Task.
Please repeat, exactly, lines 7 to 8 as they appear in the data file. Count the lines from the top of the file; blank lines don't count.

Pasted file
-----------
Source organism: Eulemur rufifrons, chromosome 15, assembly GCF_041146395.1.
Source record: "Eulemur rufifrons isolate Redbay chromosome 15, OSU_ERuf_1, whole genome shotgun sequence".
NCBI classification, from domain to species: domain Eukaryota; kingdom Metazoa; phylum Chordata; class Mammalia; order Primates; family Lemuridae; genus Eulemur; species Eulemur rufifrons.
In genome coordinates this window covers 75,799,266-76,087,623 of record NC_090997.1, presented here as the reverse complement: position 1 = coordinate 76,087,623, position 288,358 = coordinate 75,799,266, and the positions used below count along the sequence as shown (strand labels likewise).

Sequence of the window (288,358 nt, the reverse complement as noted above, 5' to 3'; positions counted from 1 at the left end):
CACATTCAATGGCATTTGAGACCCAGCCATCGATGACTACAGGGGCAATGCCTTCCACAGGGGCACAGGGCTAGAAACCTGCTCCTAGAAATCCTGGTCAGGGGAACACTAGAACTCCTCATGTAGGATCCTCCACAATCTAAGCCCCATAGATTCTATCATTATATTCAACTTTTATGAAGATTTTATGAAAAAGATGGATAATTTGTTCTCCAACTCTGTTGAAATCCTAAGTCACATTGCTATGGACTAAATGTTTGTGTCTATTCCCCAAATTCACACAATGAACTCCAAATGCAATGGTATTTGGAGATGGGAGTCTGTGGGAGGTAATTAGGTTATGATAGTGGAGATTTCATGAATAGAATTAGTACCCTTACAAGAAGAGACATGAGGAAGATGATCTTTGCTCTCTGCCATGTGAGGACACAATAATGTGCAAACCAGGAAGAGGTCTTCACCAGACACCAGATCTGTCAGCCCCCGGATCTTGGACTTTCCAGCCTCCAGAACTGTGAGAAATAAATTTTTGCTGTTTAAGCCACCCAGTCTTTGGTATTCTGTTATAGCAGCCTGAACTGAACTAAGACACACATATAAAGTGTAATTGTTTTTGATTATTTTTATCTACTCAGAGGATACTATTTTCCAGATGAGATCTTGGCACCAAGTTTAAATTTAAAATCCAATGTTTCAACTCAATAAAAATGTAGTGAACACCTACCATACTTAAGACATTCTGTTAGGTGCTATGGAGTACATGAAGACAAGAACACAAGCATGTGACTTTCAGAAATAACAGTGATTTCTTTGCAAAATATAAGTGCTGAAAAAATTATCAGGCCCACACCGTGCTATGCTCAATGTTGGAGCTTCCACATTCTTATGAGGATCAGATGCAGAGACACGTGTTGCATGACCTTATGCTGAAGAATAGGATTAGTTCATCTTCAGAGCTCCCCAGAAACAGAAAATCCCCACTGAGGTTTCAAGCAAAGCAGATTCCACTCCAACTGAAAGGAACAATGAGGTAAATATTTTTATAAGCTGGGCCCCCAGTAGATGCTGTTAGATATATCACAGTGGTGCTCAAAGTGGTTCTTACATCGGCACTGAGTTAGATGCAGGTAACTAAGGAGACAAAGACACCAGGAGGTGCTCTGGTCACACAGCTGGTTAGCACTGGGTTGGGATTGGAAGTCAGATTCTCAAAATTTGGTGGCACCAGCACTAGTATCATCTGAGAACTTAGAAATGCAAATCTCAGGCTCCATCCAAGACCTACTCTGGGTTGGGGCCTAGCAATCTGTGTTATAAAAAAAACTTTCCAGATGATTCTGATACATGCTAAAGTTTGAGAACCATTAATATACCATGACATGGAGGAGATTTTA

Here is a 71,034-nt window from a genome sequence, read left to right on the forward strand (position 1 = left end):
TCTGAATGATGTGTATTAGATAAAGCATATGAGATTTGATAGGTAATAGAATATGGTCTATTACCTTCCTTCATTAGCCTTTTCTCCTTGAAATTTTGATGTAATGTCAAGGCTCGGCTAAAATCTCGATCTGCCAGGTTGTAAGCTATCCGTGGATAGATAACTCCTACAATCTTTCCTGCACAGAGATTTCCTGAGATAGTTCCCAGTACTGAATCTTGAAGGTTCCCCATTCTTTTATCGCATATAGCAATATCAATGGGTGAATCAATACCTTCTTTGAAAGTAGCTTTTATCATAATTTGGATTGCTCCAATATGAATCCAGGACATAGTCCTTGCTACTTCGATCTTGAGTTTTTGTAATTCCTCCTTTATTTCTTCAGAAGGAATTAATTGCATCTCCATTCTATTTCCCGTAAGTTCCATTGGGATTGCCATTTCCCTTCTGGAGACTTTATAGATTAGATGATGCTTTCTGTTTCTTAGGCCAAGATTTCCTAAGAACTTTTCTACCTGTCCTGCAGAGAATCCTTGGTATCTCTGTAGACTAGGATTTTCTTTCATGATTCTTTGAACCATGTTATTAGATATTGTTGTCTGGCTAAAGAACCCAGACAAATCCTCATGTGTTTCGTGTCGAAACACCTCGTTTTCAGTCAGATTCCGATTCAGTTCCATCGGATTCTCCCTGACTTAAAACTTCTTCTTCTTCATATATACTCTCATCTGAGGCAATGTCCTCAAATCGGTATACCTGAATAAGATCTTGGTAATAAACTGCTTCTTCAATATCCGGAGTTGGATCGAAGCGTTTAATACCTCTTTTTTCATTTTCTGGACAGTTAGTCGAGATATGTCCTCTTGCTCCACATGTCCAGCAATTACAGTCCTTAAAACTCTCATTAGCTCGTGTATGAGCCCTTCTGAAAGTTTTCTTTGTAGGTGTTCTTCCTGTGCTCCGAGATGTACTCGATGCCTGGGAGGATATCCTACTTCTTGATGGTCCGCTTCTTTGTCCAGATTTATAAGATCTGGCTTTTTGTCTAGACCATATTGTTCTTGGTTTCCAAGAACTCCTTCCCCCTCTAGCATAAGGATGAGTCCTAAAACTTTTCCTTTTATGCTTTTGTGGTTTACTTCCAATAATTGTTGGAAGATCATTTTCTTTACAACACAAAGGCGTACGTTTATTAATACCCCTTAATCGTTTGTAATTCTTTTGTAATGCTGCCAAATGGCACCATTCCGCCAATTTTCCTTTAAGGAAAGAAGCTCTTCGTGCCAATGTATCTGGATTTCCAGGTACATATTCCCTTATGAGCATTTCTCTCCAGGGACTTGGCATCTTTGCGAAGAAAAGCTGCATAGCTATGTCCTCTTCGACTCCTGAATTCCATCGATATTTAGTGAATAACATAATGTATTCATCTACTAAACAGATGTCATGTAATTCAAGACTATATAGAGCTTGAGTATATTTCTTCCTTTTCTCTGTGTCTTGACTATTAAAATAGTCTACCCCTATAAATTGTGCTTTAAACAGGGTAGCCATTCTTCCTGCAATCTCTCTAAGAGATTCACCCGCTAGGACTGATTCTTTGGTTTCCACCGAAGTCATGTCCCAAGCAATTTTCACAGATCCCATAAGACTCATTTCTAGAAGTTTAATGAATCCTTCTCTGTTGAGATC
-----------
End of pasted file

Here is a 71,034-nt window from a genome sequence, read left to right on the forward strand (position 1 = left end):
TCTGAATGATGTGTATTAGATAAAGCATATGAGATTTGATAGGTAATAGAATATGGTCTATTACCTTCCTTCATTAGCCTTTTCTCCTTGAAATTTTGATGTAATGTCAAGGCTCGGCTAAAATCTCGATCTGCCAGGTTGTAAGCTATCCGTGGATAGATAACTCCTACAATCTTTCCTGCACAGAGATTTCCTGAGATAGTTCCCAGTACTGAATCTTGAAGGTTCCCCATTCTTTTATCGCATATAGCAATATCAATGGGTGAATCAATACCTTCTTTGAAAGTAGCTTTTATCATAATTTGGATTGCTCCAATATGAATCCAGGACATAGTCCTTGCTACTTCGATCTTGAGTTTTTGTAATTCCTCCTTTATTTCTTCAGAAGGAATTAATTGCATCTCCATTCTATTTCCCGTAAGTTCCATTGGGATTGCCATTTCCCTTCTGGAGACTTTATAGATTAGATGATGCTTTCTGTTTCTTAGGCCAAGATTTCCTAAGAACTTTTCTACCTGTCCTGCAGAGAATCCTTGGTATCTCTGTAGACTAGGATTTTCTTTCATGATTCTTTGAACCATGTTATTAGATATTGTTGTCTGGCTAAAGAACCCAGACAAATCCTCATGTGTTTCGTGTCGAAACACCTCGTTTTCAGTCAGATTCCGATTCAGTTCCATCGGATTCTCCCTGACTTAAAACTTCTTCTTCTTCATATATACTCTCATCTGAGGCAATGTCCTCAAATCGGTATACCTGAATAAGATCTTGGTAATAAACTGCTTCTTCAATATCCGGAGTTGGATCGAAGCGTTTAATACCTCTTTTTTCATTTTCTGGACAGTTAGTCGAGATATGTCCTCTTGCTCCACATGTCCAGCAATTACAGTCCTTAAAACTCTCATTAGCTCGTGTATGAGCCCTTCTGAAAGTTTTCTTTGTAGGTGTTCTTCCTGTGCTCCGAGATGTACTCGATGCCTGGGAGGATATCCTACTTCTTGATGGTCCGCTTCTTTGTCCAGATTTATAAGATCTGGCTTTTTGTCTAGACCATATTGTTCTTGGTTTCCAAGAACTCCTTCCCCCTCTAGCATAAGGATGAGTCCTAAAACTTTTCCTTTTATGCTTTTGTGGTTTACTTCCAATAATTGTTGGAAGATCATTTTCTTTACAACACAAAGGCGTACGTTTATTAATACCCCTTAATCGTTTGTAATTCTTTTGTAATGCTGCCAAATGGCACCATTCCGCCAATTTTCCTTTAAGGAAAGAAGCTCTTCGTGCCAATGTATCTGGATTTCCAGGTACATATTCCCTTATGAGCATTTCTCTCCAGGGACTTGGCATCTTTGCGAAGAAAAGCTGCATAGCTATGTCCTCTTCGACTCCTGAATTCCATCGATATTTAGTGAATAACATAATGTATTCATCTACTAAACAGATGTCATGTAATTCAAGACTATATAGAGCTTGAGTATATTTCTTCCTTTTCTCTGTGTCTTGACTATTAAAATAGTCTACCCCTATAAATTGTGCTTTAAACAGGGTAGCCATTCTTCCTGCAATCTCTCTAAGAGATTCACCCGCTAGGACTGATTCTTTGGTTTCCACCGAAGTCATGTCCCAAGCAATTTTCACAGATCCCATAAGACTCATTTCTAGAAGTTTAATGAATCCTTCTCTGTTGAGATC